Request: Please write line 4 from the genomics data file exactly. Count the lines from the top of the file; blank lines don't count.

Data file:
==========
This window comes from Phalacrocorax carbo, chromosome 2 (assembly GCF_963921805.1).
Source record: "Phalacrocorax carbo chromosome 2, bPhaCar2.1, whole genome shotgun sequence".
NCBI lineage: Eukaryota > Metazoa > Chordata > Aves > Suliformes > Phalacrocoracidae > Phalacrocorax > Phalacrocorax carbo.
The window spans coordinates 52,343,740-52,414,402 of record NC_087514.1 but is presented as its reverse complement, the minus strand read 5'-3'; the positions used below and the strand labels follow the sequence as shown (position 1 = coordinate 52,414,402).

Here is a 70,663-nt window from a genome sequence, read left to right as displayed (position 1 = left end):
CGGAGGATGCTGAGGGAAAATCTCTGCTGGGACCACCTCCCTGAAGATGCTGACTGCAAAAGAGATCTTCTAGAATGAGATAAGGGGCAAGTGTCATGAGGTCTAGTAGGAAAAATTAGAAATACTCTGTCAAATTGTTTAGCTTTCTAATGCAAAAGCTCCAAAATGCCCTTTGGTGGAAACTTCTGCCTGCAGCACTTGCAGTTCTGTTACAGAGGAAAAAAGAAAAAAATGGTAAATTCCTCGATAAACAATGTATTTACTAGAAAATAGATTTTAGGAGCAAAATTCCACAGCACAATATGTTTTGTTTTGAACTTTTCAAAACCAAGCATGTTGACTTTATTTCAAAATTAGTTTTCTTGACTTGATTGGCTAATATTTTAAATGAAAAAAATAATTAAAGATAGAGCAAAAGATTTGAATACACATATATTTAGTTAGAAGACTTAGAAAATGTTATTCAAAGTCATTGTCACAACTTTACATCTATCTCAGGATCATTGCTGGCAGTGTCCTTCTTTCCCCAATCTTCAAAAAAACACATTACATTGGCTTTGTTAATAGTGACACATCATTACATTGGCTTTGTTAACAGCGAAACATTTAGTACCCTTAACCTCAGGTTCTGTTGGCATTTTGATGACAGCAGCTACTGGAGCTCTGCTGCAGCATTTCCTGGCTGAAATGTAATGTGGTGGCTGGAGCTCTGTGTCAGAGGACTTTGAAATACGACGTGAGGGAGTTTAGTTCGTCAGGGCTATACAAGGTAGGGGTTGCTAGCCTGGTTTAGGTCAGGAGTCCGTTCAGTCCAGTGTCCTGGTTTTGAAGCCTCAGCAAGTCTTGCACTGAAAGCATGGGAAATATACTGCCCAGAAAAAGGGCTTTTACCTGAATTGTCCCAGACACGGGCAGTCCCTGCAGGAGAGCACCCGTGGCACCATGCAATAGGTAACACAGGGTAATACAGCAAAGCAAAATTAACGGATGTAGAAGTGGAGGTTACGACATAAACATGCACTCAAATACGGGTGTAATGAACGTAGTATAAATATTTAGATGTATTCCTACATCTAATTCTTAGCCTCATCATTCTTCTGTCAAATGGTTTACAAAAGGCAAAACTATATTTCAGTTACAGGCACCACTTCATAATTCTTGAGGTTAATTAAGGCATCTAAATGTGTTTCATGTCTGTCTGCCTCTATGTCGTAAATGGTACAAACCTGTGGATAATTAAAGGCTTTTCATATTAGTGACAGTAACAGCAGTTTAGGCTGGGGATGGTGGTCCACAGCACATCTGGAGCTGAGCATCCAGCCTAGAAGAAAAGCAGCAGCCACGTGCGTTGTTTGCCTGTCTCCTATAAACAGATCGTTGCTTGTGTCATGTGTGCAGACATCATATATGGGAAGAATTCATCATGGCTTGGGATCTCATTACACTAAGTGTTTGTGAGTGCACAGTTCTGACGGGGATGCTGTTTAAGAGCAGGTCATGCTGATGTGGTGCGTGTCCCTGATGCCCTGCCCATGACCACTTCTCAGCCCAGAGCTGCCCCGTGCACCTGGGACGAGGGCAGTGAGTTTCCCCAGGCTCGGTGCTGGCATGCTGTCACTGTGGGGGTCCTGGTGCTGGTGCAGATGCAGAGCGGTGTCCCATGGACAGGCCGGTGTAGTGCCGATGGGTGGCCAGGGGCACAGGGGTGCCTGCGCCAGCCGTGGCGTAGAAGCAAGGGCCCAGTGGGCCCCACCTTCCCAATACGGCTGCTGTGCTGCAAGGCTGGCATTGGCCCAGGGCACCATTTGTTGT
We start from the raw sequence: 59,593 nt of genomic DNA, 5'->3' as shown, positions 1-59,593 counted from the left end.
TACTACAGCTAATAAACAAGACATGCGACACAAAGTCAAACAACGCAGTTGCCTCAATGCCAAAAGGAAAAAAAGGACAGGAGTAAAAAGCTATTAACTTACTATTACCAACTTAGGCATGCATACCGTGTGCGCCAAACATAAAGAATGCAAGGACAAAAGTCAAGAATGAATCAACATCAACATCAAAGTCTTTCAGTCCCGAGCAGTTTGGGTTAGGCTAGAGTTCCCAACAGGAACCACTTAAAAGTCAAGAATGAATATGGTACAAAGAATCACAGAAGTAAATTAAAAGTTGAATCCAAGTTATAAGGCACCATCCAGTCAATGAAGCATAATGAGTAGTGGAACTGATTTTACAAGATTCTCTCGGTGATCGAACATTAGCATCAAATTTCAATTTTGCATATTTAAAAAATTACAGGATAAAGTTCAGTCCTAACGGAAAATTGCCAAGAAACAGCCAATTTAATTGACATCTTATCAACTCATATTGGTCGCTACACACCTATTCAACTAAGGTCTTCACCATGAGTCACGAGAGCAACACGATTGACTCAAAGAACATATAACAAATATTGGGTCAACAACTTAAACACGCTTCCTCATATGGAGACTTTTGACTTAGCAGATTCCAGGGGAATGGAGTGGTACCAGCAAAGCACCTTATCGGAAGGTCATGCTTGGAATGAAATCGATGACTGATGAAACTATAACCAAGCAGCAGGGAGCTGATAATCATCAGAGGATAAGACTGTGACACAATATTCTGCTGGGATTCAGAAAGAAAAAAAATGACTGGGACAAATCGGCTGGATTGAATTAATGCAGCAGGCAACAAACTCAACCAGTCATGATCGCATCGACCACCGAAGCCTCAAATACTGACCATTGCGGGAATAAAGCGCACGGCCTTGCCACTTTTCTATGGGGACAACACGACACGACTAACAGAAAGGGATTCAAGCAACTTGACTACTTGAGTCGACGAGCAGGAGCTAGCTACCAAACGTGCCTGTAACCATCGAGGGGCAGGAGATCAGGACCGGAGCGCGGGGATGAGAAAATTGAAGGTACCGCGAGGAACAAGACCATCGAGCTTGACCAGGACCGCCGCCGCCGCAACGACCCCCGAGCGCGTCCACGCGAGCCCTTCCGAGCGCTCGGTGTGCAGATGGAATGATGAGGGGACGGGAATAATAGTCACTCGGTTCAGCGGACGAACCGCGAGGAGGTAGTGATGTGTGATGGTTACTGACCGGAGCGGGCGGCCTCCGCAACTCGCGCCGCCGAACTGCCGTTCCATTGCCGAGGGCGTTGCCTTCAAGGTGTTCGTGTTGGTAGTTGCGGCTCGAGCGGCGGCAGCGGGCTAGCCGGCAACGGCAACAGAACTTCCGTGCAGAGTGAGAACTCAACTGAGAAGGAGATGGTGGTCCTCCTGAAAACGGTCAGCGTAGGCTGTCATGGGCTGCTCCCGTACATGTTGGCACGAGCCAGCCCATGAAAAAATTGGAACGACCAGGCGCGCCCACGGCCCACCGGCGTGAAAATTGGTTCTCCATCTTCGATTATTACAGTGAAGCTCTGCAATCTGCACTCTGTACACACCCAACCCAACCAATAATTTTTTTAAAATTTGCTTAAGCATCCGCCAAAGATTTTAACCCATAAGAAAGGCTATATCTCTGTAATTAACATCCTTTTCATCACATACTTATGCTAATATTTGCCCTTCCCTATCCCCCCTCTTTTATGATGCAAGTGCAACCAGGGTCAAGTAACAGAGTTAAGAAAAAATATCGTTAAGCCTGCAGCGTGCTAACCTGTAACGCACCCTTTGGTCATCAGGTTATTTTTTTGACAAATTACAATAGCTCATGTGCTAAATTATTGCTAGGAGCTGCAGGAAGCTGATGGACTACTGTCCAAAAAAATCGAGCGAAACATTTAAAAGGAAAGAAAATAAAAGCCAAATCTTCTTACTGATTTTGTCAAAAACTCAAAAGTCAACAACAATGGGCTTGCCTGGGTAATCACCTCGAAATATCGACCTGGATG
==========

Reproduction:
The window spans coordinates 52,343,740-52,414,402 of record NC_087514.1 but is presented as its reverse complement, the minus strand read 5'-3'; the positions used below and the strand labels follow the sequence as shown (position 1 = coordinate 52,414,402).